A B-show book from a main-event talent, explicitly intended for established fans.


From the Elite Team series

A picture book paneled and paced like a graphic novel encouraging resilience and self-esteem.

The third installment in the Elite Team, an inspirational series from the eponymous professional wrestling stable, comes from Adam “Hangman” Page, a rising All Elite Wrestling star with a cowboy gimmick. In the book, although child Adam loves his guitar, he’s nervous about an upcoming talent show where he’ll compete among friends, recognizable as fellow stable members. After a few botches, Adam wants to quit, but his sentient boots offer a way out: a lucky golden horseshoe hidden in Aaron’s Creek, the adult Page persona’s kayfabe hometown. Page and series illustrator Coburn seem inspired by cinematic Westerns, as Adam vanquishes foes and conquers obstacles including a train robber (by losing his balance), a raging river (by holding on tight to a log), and a massive tornado (by lassoing it!). Dusty, full-color images in partial- and full-page panels consist of midaction freeze frames concentrated on characters’ expressions; all the critters Adam encounters resemble fellow wrestlers. Adam secures the Golden Horseshoe and, back home, triumphs at the talent show but realizes self-confidence is all he needed to win. Both story and moral are fairly predictable, and the wrestling-world references will exclude readers encountering them here for the first time. Though some of the wrestlers featured—including Page—have brownish skin, their real-life corollaries are all white males. People of color—and women—eventually appear, but only in backgrounds.

A B-show book from a main-event talent, explicitly intended for established fans. (author’s note) (Picture book. 5-8 )

Pub Date: May 24, 2020

ISBN: 978-0-9993886-2-4

Page Count: 40

Publisher: Trism Books

Review Posted Online: March 15, 2020

Kirkus Reviews Issue: April 1, 2020

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Inspiration, shrink wrapped.


From an artist, poet, and Instagram celebrity, a pep talk for all who question where a new road might lead.

Opening by asking readers, “Have you ever wanted to go in a different direction,” the unnamed narrator describes having such a feeling and then witnessing the appearance of a new road “almost as if it were magic.” “Where do you lead?” the narrator asks. The Road’s twice-iterated response—“Be a leader and find out”—bookends a dialogue in which a traveler’s anxieties are answered by platitudes. “What if I fall?” worries the narrator in a stylized, faux hand-lettered type Wade’s Instagram followers will recognize. The Road’s dialogue and the narration are set in a chunky, sans-serif type with no quotation marks, so the one flows into the other confusingly. “Everyone falls at some point, said the Road. / But I will always be there when you land.” Narrator: “What if the world around us is filled with hate?” Road: “Lead it to love.” Narrator: “What if I feel stuck?” Road: “Keep going.” De Moyencourt illustrates this colloquy with luminous scenes of a small, brown-skinned child, face turned away from viewers so all they see is a mop of blond curls. The child steps into an urban mural, walks along a winding country road through broad rural landscapes and scary woods, climbs a rugged metaphorical mountain, then comes to stand at last, Little Prince–like, on a tiny blue and green planet. Wade’s closing claim that her message isn’t meant just for children is likely superfluous…in fact, forget the just.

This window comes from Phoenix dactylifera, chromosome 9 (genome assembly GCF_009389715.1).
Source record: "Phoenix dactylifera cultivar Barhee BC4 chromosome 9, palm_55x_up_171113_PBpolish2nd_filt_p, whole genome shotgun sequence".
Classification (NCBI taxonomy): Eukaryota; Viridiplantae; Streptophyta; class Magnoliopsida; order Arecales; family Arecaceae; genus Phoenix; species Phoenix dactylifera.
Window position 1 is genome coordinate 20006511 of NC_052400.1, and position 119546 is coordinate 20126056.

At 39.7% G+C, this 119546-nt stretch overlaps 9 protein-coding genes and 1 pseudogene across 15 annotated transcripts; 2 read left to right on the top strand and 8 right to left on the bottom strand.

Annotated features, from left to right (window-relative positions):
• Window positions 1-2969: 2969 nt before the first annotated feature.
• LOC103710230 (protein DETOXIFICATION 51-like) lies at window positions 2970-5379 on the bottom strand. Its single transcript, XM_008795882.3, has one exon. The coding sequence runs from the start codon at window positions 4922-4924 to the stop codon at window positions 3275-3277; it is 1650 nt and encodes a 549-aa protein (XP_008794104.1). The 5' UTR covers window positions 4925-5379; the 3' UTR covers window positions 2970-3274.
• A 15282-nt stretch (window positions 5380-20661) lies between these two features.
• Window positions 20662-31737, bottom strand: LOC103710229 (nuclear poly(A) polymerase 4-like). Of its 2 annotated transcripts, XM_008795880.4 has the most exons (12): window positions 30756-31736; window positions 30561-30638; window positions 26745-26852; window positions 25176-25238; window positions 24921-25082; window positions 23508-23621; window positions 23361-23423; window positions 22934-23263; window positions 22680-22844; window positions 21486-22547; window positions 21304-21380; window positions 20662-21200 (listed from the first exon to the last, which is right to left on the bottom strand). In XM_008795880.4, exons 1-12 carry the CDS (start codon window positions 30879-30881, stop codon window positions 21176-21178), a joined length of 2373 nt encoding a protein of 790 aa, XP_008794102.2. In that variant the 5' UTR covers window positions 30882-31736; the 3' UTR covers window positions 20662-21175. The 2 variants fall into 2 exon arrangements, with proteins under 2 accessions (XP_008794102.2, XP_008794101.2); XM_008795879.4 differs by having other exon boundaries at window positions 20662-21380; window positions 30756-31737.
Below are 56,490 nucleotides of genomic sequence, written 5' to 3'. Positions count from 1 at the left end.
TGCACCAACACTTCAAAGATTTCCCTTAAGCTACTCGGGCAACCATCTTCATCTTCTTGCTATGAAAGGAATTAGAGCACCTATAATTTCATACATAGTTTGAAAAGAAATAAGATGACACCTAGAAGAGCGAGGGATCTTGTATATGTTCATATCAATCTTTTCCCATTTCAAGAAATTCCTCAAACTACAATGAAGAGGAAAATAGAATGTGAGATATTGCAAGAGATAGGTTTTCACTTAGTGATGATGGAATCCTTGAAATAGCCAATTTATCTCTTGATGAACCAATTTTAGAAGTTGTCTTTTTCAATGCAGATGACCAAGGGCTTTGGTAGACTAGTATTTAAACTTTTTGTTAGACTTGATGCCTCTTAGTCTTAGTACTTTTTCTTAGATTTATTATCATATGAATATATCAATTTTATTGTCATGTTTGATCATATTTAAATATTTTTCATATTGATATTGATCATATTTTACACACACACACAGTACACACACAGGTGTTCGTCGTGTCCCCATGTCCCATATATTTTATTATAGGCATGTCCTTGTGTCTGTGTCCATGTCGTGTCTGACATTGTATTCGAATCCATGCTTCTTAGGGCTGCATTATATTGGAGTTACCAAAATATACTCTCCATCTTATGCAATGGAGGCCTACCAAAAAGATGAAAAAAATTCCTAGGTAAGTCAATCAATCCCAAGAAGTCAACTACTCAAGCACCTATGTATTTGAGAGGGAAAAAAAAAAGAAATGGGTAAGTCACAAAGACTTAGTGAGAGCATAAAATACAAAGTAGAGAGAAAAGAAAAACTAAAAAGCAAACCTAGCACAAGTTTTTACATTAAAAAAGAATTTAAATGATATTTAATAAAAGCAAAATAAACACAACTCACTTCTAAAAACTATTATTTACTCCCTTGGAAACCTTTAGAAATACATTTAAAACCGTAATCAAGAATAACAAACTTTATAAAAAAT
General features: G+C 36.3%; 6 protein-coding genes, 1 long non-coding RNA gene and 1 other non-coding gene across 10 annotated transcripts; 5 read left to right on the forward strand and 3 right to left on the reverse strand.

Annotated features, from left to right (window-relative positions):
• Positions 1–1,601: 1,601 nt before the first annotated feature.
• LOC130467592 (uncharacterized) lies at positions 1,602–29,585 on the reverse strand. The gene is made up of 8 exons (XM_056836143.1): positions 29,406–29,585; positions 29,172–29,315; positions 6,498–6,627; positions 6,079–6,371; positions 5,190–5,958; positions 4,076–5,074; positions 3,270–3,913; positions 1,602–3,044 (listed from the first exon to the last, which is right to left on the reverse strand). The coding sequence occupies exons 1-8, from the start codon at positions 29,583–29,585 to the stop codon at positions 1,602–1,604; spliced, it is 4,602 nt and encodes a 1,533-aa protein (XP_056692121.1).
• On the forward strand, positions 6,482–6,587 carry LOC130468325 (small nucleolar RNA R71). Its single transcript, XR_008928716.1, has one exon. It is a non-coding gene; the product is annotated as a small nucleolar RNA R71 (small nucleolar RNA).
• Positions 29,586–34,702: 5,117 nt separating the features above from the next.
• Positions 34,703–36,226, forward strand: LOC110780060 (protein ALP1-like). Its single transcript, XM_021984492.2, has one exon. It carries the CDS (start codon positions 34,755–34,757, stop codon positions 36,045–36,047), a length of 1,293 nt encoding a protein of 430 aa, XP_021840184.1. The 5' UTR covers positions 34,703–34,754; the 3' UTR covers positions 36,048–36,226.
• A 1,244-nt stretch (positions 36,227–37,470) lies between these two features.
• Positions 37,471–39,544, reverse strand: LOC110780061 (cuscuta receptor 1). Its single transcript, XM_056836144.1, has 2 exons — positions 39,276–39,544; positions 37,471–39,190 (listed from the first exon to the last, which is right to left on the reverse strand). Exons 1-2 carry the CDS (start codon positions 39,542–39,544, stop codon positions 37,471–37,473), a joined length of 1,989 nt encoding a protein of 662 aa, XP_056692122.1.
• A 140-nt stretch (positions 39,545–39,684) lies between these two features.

Inspiration, shrink wrapped. (Picture book. 6-8, adult)

Pub Date: March 23, 2021

ISBN: 978-1-250-26949-2

Page Count: 40

Publisher: Feiwel & Friends

Review Posted Online: April 8, 2021

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The dynamic interaction between the characters invites readers to take risks, push boundaries, and have a little unscripted...


Reinvention is the name of the game for two blobs of clay.

A blue-eyed gray blob and a brown-eyed brown blob sit side by side, unsure as to what’s going to happen next. The gray anticipates an adventure, while the brown appears apprehensive. A pair of hands descends, and soon, amid a flurry of squishing and prodding and poking and sculpting, a handsome gray wolf and a stately brown owl emerge. The hands disappear, leaving the friends to their own devices. The owl is pleased, but the wolf convinces it that the best is yet to come. An ear pulled here and an extra eye placed there, and before you can shake a carving stick, a spurt of frenetic self-exploration—expressed as a tangled black scribble—reveals a succession of smug hybrid beasts. After all, the opportunity to become a “pig-e-phant” doesn’t come around every day. But the sound of approaching footsteps panics the pair of Picassos. How are they going to “fix [them]selves” on time? Soon a hippopotamus and peacock are staring bug-eyed at a returning pair of astonished hands. The creative naiveté of the “clay mates” is perfectly captured by Petty’s feisty, spot-on dialogue: “This was your idea…and it was a BAD one.” Eldridge’s endearing sculpted images are photographed against the stark white background of an artist’s work table to great effect.

The dynamic interaction between the characters invites readers to take risks, push boundaries, and have a little unscripted fun of their own . (Picture book. 5-8)

Pub Date: June 20, 2017

ISBN: 978-0-316-30311-8

Page Count: 40

Publisher: Little, Brown

Review Posted Online: March 29, 2017

Kirkus Reviews Issue: April 15, 2017

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